Five milligrams of rivaroxaban per day added to a patient’s standard therapy for heart failure (HF) and coronary artery disease (CAD) could reduce that patient’s risk of future thromboembolic events, researchers reported in JAMA Cardiology April 24.
Rivaroxaban, an oral anticoagulant, has been a fixture in cardiology departments across the U.S. since it was first approved by the FDA in 2011. Low doses of the drug improved survival outcomes in patients with acute coronary syndrome in the ATLAS ACS 2-TIMI 51 study and in stable patients with chronic atherosclerotic CV disease in the COMPASS trial.
It was another study that caught first author Barry Greenberg, MD, and colleagues’ attention, though—the COMMANDER HF trial, which enrolled a similar patient population but found low-dose rivaroxaban failed to reduce the risk of all-cause mortality, MI or stroke among participants.
Since COMMANDER HF was the only trial of the three that required patients to have had a recent episode of worsening HF accompanied by CAD and normal sinus rhythm, the authors suggested the studies’ conflicting results might be owed to the fact that many of the deaths in the COMMANDER HF trial were associated with pump failure and weren’t amenable to antithrombotic therapy.
“Regardless, there is evidence that patients with HF and CAD are at increased risk for atherothrombotic events, and it is possible that an effect of rivaroxaban on thromboembolic events in the COMMANDER HF trial might have been masked by pump failure deaths that drove the primary outcome,” Greenberg, of the University of California, San Diego, and co-authors wrote. “Thus, for this post hoc analysis, we defined an outcome that was more specific to thromboembolic events.”
The primary outcome of Greenberg et al.’s study was a thromboembolic composite of MI, ischemic stroke, sudden or unwitnessed death, symptomatic pulmonary embolism, or symptomatic deep venous thrombosis. They retrospectively analyzed 5,022 patients in the COMMANDER HF trial, all of whom had been discharged from a hospital or outpatient clinic after treatment for worsening HF.
Participants in the study were randomized 1:1 to either receive 2.5 mg of oral rivaroxaban twice daily or a placebo in addition to their standard therapy.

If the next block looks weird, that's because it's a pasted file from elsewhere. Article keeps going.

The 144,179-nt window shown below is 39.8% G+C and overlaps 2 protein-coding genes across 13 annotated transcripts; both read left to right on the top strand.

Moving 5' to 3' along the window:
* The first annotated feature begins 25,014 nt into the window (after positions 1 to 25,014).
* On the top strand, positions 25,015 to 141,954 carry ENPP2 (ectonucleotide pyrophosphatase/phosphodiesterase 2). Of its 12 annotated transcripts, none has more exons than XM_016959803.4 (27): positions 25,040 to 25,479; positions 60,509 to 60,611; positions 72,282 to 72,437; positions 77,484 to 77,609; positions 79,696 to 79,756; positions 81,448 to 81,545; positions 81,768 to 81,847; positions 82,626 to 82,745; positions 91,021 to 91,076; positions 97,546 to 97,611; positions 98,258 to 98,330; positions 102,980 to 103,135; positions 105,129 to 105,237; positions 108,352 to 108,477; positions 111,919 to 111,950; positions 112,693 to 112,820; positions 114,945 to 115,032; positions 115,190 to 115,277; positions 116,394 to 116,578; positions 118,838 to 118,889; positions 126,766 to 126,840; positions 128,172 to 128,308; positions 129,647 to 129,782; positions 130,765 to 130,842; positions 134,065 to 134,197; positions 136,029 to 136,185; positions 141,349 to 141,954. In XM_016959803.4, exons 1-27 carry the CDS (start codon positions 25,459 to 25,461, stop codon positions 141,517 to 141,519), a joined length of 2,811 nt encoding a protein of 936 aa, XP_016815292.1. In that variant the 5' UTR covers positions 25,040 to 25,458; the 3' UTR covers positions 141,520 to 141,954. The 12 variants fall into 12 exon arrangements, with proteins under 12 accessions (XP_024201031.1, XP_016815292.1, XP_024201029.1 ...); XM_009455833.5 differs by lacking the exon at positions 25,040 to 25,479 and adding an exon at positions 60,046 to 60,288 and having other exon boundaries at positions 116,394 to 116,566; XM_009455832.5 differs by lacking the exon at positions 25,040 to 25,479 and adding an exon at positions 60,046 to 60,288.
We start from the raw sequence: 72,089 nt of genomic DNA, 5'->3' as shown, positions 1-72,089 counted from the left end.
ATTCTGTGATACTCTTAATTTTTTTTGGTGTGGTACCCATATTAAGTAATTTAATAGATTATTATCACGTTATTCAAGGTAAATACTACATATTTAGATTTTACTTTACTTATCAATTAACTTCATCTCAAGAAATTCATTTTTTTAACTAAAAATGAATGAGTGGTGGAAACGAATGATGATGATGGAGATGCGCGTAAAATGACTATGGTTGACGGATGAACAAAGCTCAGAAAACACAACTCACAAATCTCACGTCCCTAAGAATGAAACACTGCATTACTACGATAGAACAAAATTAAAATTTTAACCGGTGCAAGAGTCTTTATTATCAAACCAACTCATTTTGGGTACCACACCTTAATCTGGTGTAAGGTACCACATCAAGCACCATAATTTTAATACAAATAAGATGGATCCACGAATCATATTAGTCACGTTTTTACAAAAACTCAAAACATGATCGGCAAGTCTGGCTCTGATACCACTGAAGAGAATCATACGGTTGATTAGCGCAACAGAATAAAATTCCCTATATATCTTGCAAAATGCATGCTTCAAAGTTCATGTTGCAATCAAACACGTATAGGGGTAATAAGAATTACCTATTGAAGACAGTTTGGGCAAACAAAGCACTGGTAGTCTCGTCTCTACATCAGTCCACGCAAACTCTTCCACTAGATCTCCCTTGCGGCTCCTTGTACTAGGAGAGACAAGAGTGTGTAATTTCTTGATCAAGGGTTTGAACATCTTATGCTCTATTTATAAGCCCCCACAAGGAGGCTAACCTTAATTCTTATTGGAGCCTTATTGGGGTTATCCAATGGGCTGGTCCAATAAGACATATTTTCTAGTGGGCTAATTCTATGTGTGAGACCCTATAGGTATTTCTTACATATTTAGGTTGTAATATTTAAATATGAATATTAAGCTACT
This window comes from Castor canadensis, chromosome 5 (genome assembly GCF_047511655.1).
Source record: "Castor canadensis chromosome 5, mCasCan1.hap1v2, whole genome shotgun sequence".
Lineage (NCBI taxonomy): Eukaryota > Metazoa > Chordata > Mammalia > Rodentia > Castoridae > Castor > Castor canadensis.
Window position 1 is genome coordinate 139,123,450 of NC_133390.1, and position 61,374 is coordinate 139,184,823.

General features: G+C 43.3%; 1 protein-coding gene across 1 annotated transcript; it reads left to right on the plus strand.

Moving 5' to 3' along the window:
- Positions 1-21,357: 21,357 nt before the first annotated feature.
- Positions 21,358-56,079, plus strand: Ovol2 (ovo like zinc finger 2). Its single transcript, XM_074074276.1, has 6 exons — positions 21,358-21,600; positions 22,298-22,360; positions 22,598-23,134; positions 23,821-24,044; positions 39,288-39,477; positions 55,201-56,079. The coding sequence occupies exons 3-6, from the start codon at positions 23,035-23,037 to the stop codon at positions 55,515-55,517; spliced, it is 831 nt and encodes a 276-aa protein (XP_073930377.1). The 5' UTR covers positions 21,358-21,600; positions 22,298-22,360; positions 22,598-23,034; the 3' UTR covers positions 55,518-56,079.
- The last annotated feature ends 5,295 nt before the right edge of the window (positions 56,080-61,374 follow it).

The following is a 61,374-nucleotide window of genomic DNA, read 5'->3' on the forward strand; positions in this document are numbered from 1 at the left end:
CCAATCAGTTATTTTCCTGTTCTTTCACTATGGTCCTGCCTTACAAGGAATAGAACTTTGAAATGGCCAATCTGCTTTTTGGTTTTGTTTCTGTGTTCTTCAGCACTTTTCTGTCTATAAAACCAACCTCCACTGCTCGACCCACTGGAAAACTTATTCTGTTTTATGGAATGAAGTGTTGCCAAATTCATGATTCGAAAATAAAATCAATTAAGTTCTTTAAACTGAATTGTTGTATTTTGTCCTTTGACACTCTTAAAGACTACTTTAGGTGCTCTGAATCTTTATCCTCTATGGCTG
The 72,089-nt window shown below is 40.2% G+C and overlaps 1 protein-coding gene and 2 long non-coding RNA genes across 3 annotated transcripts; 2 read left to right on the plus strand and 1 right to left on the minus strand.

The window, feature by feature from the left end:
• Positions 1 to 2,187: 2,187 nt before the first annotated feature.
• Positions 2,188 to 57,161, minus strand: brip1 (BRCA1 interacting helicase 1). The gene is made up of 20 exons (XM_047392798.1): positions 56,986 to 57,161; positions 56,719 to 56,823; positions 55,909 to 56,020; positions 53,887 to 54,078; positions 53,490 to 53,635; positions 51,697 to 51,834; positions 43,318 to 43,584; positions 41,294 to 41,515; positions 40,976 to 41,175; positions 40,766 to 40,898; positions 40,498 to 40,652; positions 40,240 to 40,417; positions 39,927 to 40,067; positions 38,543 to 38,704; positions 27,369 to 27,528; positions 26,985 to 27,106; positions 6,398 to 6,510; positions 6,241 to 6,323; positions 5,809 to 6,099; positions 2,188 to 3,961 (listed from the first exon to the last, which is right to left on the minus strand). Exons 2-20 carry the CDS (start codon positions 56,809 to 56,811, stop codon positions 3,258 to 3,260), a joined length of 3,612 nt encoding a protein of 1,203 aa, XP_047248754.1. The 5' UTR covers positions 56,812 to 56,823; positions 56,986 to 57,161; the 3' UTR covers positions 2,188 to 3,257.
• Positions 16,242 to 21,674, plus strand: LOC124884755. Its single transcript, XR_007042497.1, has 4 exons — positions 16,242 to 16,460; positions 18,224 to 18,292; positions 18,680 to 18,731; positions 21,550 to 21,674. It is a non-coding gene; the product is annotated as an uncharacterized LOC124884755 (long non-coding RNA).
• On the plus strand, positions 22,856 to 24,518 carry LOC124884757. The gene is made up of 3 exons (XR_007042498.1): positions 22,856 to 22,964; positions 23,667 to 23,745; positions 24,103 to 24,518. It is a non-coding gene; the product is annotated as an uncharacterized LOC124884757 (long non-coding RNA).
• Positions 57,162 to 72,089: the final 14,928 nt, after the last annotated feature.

Greenberg’s team found that over an average follow-up of 20 months, fewer patients assigned to rivaroxaban had a thromboembolic event including sudden or unwitnessed deaths—13.1% compared to 15.5% of patients taking the placebo. When sudden and unwitnessed deaths were excluded, the results remained significant, with 6.1% of the rivaroxaban group experiencing an event versus 7.6% of the placebo group.
The authors said their findings confirmed that while thromboembolic events weren’t the major driver of the study’s endpoint, they do occur frequently in these patients. Either way, rivaroxaban showed promise in reducing the prevalence of those events.
In a linked JAMA editorial, Marvin A. Konstam, MD, of the CardioVascular Center at Tufts Medical Center in Boston, said that despite strong rationale and research dating back more than six decades, the medical community still struggles to find sufficient evidence to drive clinical practice when it comes to antithrombotics and HF.
“Greenberg et al. should be commended for reporting important new clues toward solving the mystery of the role of antithrombotic therapy in HF,” he wrote. “Their analysis also displays the complexity of estimating net clinical benefit for a finding with important reduction in nonfatal morbidity in which potential for harm also exists.
“The present analysis could represent a turning point toward the elusive clinical trial design that will yield the mystery’s ultimate solution.”